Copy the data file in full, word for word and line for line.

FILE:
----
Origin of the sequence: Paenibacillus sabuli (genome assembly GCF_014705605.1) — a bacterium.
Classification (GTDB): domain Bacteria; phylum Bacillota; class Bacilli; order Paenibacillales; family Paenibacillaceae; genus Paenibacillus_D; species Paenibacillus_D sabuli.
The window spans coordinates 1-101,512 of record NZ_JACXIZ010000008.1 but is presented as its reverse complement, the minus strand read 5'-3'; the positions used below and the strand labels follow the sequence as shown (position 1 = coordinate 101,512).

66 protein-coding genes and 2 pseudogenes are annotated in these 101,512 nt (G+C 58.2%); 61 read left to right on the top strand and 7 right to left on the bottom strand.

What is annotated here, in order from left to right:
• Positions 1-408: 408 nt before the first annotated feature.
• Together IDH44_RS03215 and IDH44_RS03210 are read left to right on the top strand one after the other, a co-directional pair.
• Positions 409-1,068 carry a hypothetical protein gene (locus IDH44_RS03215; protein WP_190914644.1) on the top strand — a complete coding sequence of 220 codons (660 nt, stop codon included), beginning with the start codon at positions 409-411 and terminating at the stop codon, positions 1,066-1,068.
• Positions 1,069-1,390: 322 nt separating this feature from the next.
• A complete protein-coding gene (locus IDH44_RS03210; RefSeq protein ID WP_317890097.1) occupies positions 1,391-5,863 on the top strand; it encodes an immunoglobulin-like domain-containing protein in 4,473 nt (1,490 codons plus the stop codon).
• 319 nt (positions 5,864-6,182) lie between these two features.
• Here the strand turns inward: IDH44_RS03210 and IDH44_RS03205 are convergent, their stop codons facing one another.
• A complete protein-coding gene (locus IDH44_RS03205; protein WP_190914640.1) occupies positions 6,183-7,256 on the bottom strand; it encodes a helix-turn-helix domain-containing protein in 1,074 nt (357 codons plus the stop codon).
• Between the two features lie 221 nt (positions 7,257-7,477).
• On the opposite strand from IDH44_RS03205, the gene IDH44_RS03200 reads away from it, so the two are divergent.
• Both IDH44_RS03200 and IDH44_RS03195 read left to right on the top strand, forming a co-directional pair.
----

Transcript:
Origin of the sequence: Paenibacillus sabuli (genome assembly GCF_014705605.1) — a bacterium.
Classification (GTDB): domain Bacteria; phylum Bacillota; class Bacilli; order Paenibacillales; family Paenibacillaceae; genus Paenibacillus_D; species Paenibacillus_D sabuli.
The window spans coordinates 1-101,512 of record NZ_JACXIZ010000008.1 but is presented as its reverse complement, the minus strand read 5'-3'; the positions used below and the strand labels follow the sequence as shown (position 1 = coordinate 101,512).

66 protein-coding genes and 2 pseudogenes are annotated in these 101,512 nt (G+C 58.2%); 61 read left to right on the top strand and 7 right to left on the bottom strand.

What is annotated here, in order from left to right:
• Positions 1-408: 408 nt before the first annotated feature.
• Together IDH44_RS03215 and IDH44_RS03210 are read left to right on the top strand one after the other, a co-directional pair.
• Positions 409-1,068 carry a hypothetical protein gene (locus IDH44_RS03215; protein WP_190914644.1) on the top strand — a complete coding sequence of 220 codons (660 nt, stop codon included), beginning with the start codon at positions 409-411 and terminating at the stop codon, positions 1,066-1,068.
• Positions 1,069-1,390: 322 nt separating this feature from the next.
• A complete protein-coding gene (locus IDH44_RS03210; RefSeq protein ID WP_317890097.1) occupies positions 1,391-5,863 on the top strand; it encodes an immunoglobulin-like domain-containing protein in 4,473 nt (1,490 codons plus the stop codon).
• 319 nt (positions 5,864-6,182) lie between these two features.
• Here the strand turns inward: IDH44_RS03210 and IDH44_RS03205 are convergent, their stop codons facing one another.
• A complete protein-coding gene (locus IDH44_RS03205; protein WP_190914640.1) occupies positions 6,183-7,256 on the bottom strand; it encodes a helix-turn-helix domain-containing protein in 1,074 nt (357 codons plus the stop codon).
• Between the two features lie 221 nt (positions 7,257-7,477).
• On the opposite strand from IDH44_RS03205, the gene IDH44_RS03200 reads away from it, so the two are divergent.
• Both IDH44_RS03200 and IDH44_RS03195 read left to right on the top strand, forming a co-directional pair.